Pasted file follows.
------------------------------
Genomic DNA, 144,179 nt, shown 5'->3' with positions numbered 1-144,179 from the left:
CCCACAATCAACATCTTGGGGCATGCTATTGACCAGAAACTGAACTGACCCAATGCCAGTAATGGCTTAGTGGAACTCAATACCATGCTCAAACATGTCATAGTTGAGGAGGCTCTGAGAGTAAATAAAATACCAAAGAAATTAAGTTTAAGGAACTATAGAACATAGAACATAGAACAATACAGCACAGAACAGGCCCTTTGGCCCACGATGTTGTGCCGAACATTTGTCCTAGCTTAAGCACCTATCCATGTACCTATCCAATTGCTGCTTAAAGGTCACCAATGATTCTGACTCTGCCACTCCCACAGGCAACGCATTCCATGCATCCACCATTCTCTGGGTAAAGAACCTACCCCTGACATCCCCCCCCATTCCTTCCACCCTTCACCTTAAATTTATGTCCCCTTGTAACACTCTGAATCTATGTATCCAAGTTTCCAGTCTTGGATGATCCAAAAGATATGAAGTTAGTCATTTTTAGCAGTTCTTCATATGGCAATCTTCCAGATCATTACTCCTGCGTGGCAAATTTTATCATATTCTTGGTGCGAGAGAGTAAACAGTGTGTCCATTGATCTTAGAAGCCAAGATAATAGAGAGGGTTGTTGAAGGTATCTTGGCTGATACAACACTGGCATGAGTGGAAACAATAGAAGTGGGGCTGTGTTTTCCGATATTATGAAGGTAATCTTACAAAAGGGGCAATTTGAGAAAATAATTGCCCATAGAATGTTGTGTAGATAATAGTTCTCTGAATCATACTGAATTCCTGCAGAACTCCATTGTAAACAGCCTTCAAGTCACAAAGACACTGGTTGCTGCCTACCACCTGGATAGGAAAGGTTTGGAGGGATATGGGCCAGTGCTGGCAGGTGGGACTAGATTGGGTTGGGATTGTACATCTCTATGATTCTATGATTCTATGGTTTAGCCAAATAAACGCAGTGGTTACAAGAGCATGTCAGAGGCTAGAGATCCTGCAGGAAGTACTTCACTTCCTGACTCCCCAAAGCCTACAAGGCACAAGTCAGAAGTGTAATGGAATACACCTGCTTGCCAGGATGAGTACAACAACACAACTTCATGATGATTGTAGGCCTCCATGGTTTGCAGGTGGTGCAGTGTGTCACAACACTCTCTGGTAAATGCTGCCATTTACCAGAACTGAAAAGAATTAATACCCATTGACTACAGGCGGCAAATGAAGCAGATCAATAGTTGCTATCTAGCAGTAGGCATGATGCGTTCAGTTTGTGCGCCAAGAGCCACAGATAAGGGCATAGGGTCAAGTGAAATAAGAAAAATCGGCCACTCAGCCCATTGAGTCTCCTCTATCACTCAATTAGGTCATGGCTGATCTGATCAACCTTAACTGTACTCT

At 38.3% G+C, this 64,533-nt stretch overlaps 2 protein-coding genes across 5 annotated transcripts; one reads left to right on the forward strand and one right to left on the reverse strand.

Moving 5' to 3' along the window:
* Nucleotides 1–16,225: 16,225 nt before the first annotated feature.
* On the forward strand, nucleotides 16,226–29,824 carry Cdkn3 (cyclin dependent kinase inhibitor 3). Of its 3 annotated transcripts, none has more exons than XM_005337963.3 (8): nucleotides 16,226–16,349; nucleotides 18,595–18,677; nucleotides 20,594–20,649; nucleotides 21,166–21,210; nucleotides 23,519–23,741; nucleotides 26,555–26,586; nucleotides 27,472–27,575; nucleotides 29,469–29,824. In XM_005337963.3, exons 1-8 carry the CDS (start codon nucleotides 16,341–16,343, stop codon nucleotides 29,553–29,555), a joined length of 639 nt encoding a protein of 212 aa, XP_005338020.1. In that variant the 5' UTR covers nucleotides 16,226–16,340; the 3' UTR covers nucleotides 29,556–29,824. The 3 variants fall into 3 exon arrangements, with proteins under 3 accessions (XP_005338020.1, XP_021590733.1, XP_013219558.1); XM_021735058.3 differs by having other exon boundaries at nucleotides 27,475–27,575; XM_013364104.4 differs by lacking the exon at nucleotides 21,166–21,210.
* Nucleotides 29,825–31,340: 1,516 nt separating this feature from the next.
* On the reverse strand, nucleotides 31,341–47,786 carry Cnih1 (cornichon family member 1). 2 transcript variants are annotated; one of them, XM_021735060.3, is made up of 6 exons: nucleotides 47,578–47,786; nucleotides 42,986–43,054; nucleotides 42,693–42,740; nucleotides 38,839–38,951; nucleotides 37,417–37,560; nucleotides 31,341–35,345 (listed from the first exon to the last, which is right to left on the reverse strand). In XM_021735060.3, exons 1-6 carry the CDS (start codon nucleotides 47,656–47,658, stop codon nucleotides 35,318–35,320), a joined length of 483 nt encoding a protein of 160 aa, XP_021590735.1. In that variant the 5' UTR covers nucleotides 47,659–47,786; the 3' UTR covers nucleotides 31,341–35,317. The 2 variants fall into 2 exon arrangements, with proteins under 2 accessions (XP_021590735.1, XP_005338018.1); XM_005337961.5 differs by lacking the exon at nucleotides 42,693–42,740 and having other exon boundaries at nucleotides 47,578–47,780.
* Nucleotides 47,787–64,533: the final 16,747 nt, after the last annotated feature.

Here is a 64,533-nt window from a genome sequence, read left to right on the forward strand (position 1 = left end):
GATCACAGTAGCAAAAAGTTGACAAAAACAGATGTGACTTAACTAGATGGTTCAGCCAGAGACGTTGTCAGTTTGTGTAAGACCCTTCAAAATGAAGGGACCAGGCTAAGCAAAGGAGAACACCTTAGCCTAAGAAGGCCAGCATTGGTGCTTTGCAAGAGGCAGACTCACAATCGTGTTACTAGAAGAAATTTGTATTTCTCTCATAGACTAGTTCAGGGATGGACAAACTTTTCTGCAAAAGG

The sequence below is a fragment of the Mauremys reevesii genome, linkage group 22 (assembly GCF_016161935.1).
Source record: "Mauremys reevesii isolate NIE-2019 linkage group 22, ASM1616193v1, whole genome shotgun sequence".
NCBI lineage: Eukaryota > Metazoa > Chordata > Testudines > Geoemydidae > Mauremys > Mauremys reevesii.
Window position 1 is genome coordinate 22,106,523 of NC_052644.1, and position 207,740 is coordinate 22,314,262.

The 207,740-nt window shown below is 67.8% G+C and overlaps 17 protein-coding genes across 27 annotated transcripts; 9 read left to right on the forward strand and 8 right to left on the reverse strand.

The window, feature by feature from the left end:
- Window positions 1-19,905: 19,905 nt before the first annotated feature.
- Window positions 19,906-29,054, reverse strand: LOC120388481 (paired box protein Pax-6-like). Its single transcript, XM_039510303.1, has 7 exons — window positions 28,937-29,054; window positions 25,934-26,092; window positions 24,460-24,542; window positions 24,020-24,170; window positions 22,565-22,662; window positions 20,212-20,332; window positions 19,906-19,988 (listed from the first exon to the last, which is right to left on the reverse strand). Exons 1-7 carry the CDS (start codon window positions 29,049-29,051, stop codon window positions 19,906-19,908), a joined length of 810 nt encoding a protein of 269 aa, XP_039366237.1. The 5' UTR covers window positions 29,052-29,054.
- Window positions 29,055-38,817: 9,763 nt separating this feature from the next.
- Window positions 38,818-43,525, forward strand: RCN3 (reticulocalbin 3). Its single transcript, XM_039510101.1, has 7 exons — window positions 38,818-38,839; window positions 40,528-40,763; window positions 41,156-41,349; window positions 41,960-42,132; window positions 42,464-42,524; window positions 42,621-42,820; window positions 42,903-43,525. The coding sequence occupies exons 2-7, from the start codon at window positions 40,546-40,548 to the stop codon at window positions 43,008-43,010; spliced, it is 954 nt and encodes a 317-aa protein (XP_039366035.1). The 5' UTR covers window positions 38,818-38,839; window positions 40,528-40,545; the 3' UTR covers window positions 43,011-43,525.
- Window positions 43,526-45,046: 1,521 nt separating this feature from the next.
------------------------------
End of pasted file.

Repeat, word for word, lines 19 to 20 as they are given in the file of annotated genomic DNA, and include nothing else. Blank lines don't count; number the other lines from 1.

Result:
- Window positions 19,906-29,054, reverse strand: LOC120388481 (paired box protein Pax-6-like). Its single transcript, XM_039510303.1, has 7 exons — window positions 28,937-29,054; window positions 25,934-26,092; window positions 24,460-24,542; window positions 24,020-24,170; window positions 22,565-22,662; window positions 20,212-20,332; window positions 19,906-19,988 (listed from the first exon to the last, which is right to left on the reverse strand). Exons 1-7 carry the CDS (start codon window positions 29,049-29,051, stop codon window positions 19,906-19,908), a joined length of 810 nt encoding a protein of 269 aa, XP_039366237.1. The 5' UTR covers window positions 29,052-29,054.
- Window positions 29,055-38,817: 9,763 nt separating this feature from the next.